The Clarke County football team can’t win the Region 2B title tonight.
But there’s no question the Eagles will be the favorite to do so next week if it can top the region’s benchmark for excellence when they travel to Stuarts Draft for a 7 p.m kickoff.
Third-seeded Clarke County (10-1), the Bull Run District champion, will take on second-seeded and two-time defending champion Stuarts Draft (8-2) in the Region 2B semifinals.
The winner will advance to next week’s region final against Central or Strasburg, two teams that Clarke County has already beaten. But first, the Eagles have to figure out how to beat a school that they know from experience is a handful.
The Eagles hosted the Cougars in 2019 and lost 21-7. Stuarts Draft outgained Clarke County 303-157 and sacked the Eagles five times for a loss of 44 yards, resulting in a total rushing effort of 33 yards on 31 carries.
“We’ve been in big games, and they’ve been in big games, too,” said Eagles head coach Casey Childs of Stuarts Draft, which has fallen to Appomattox County in each of the last two Class 2 state title games. “We know what we’re getting ready for.
“It’s going to be a good one. I think two of the better teams in the state are seeing each other this week.”
In a phone interview, Cougars coach Nathan Floyd said it took some time for his team to find a rhythm, and understandably so. Stuarts Draft was shut down for a week in the preseason due to COVID-19 and only completed two games in the first weeks. The opener against William Monroe was never finished because of weather interruptions, Stuarts Draft picked up two forfeit wins because of COVID issues with their opponents, and the Cougars also had their regularly scheduled off week early in the season.
In Stuarts Draft’s six wins on the field, the Cougars have scored at least 40 points in five of them, with a low total of 28. Stuarts Draft defeated Luray 44-7 in last week’s quarterfinals, a team that the Eagles beat 14-0 on Oct. 28.
The only team to beat Stuarts Draft is five-time defending Class 1 state champion Riverheads (28-10 on Sept. 17 and 35-13 on Nov. 5). The only teams to beat the Cougars since the start of 2019 are state champions — Riverheads has beaten them four times in that stretch and Appomattox County twice.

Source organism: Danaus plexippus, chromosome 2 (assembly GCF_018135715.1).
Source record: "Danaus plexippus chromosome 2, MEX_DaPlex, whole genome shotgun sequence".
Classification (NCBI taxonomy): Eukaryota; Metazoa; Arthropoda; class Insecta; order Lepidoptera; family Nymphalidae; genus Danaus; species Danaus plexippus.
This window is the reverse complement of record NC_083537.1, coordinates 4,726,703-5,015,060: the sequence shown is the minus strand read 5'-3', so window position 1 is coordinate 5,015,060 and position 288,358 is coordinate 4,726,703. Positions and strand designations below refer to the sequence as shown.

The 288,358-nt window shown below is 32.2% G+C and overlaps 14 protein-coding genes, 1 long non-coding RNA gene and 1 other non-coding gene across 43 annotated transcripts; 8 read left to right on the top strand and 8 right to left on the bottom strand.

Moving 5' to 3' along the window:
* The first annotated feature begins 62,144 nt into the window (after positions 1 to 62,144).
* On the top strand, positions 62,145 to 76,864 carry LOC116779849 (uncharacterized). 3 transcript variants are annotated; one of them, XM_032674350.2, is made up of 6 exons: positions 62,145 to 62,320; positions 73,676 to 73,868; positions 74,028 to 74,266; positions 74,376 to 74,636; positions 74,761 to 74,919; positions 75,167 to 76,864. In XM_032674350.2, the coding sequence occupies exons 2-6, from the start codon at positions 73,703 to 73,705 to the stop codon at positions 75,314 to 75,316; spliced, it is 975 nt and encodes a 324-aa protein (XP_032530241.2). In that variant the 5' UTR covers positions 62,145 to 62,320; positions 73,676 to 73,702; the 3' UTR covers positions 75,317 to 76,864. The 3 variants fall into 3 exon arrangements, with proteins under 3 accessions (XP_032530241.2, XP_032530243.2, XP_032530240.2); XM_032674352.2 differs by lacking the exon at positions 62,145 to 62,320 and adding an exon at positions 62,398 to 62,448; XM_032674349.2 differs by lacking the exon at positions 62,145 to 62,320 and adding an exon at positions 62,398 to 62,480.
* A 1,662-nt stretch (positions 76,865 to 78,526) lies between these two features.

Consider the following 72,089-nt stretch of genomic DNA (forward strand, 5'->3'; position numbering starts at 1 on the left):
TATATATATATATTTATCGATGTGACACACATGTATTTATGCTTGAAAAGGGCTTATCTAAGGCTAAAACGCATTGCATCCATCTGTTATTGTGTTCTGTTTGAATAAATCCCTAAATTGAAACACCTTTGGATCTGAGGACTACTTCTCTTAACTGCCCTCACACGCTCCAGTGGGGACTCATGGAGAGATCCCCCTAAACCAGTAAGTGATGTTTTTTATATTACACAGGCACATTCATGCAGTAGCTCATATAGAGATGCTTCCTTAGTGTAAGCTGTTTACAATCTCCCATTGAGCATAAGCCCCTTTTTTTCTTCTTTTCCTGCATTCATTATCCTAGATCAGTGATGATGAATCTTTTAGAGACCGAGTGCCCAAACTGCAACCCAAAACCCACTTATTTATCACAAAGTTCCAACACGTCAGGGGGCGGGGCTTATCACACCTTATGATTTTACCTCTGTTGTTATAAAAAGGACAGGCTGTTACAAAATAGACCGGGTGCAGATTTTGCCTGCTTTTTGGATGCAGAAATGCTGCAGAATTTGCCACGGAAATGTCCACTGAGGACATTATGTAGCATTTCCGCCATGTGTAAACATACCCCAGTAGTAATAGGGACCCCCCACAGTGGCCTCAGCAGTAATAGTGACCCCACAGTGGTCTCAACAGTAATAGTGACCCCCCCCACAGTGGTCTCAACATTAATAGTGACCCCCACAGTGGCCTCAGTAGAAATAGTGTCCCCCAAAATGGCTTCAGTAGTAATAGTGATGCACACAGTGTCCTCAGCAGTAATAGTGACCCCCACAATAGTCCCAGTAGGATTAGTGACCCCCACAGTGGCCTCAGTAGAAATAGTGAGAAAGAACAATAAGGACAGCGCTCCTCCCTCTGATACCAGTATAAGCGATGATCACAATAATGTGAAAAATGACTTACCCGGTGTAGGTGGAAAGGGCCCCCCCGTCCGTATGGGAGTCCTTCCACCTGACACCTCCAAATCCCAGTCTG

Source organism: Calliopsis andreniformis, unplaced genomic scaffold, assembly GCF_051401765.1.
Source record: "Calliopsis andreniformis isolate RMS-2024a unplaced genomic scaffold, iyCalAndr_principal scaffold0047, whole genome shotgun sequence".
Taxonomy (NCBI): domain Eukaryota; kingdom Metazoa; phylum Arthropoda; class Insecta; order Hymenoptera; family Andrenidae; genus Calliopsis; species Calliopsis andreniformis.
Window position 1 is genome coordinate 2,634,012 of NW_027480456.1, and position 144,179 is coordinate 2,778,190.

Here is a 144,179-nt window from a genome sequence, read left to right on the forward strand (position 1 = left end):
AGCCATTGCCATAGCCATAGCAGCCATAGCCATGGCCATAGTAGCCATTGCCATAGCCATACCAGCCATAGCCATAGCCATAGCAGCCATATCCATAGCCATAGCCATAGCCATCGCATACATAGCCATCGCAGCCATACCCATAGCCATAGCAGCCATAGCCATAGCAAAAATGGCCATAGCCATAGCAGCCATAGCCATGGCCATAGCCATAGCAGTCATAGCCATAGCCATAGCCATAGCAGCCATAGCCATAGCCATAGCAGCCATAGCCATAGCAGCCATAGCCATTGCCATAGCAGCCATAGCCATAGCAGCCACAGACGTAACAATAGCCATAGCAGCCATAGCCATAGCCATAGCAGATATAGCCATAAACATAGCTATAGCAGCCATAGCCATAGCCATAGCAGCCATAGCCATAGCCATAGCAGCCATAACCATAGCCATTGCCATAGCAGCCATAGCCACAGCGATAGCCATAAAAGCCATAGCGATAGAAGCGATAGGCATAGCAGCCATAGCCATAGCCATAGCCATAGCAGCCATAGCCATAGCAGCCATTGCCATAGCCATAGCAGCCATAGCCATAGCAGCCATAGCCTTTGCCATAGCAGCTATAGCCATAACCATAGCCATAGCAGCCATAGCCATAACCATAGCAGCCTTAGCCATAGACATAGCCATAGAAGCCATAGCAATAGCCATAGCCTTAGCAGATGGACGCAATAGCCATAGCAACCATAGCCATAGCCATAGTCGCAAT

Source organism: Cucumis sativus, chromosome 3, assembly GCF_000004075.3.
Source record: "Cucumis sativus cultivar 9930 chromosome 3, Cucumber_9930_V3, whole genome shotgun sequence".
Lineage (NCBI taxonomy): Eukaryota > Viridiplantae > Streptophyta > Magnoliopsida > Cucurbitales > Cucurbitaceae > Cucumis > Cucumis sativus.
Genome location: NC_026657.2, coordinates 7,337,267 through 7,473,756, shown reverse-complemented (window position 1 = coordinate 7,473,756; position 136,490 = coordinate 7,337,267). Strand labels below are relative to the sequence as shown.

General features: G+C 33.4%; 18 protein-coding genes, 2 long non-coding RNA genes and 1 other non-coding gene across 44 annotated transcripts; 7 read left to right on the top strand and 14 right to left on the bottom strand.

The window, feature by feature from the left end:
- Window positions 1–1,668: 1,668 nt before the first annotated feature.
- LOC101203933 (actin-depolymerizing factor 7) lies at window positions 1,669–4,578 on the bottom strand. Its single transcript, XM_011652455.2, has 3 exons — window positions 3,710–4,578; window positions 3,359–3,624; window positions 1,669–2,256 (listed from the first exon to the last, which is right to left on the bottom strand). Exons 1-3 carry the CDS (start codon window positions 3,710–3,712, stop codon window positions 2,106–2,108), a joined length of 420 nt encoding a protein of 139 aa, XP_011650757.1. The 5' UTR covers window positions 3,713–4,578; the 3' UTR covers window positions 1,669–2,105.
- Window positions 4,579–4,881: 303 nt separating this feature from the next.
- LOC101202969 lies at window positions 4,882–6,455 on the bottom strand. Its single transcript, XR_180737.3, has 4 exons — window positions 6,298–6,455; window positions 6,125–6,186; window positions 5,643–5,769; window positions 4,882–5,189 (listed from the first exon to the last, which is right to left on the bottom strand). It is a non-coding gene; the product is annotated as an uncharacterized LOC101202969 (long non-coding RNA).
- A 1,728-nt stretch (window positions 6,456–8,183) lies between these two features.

Floyd said this year’s team returns more than half of its starters on both sides of the ball.
The most prominent among them is Aaron Nice. The 5-foot-11, 215-pound senior earned Shenandoah District Defensive Player of the Year honors (62 tackles) and is a First Team All-District selection for being the lead running back in Stuarts Draft’s shotgun wing-T offense. Nice has 118 carries for 945 yards and 19 touchdowns and 13 catches for 216 yards and three TDs.
“He’s extremely athletic, extremely strong and extremely explosive,” Childs said. “Offensively, he’s going to get downhill when he’s getting the ball. We can’t let him get a head of steam on us. We’ve got to get him before he gets rolling. And when he’s on defense, we have got to get a hat on him.”
Childs said there’s plenty of other things for Clarke County to contend with as far as Stuarts Draft’s offense. Senior Jayson Williams (6-foot-2, 295 pounds) is a First Team All-District selection on both offense and defense, and the Cougars also have a capable thrower in Landon Graber (37 of 67, 657 yards, seven TDs, three interceptions).
“They’ve got great wings for the off-tackle and misdirection stuff they do,” Childs said. “We’ve got to set the edge real well.
“They’ve got some size up front, but we’ve got some size, too. It’s going to be a good matchup in the trenches for our line and their line, for sure.”
Clarke County — which is coming off a 31-0 win over East Rockingham in last week’s quarterfinals — is allowing only 162.8 yards (108.5 rushing) and 6.4 points per game.
Clarke County’s defense includes defensive back Cordell Broy (25 tackles, four interceptions, 10 pass breakups), freshman linebacker Carson Chinn (88 tackles) and linemen Jeremy Burns (32 tackles) and Clay Welsh (30 tackles), who is 6-foot-3 and 305 pounds.
Childs said Clarke County’s offense can’t let Stuarts Draft’s defensive tackles get penetration.
“If we start allowing penetration, it really messes up our blocking schemes with pulling,” Childs said. “We’ve got to get our skill kids to the second level and get them on the perimeter where they can make plays. When we get our guys in space, we can do a lot of damage.”
Linebacker Troy Thompson leads Stuarts Draft with 80 tackles.
Clarke County is averaging 30.4 points and 292.6 yards per game. The Eagles are led by Bull Run District Offensive Player of the Year Kyler Darlington (181 carries, 1,236 yards, 6.8 average, 15 TDs), quarterback Matthew Sipe (70 carries, 455 yards, four TDs; 284 yards passing, five TDs, 3 INTs) and wingback Broy (458 total yards, eight TDs).
Floyd said he went back and reviewed the 2019 game against Clarke County to help with defending the single wing, which the Cougars don’t see often. He said Buffalo Gap has run it in the past, but not when they played this year.
“With the single wing and all the misdirection, our kids just have to trust and read their keys,” Floyd said. “Once they read their keys, we’ve got to swarm and get all 11 guys to the ball. You really can’t key on just one skill player, because they have them all over. You have to play good, sound, honest defense.”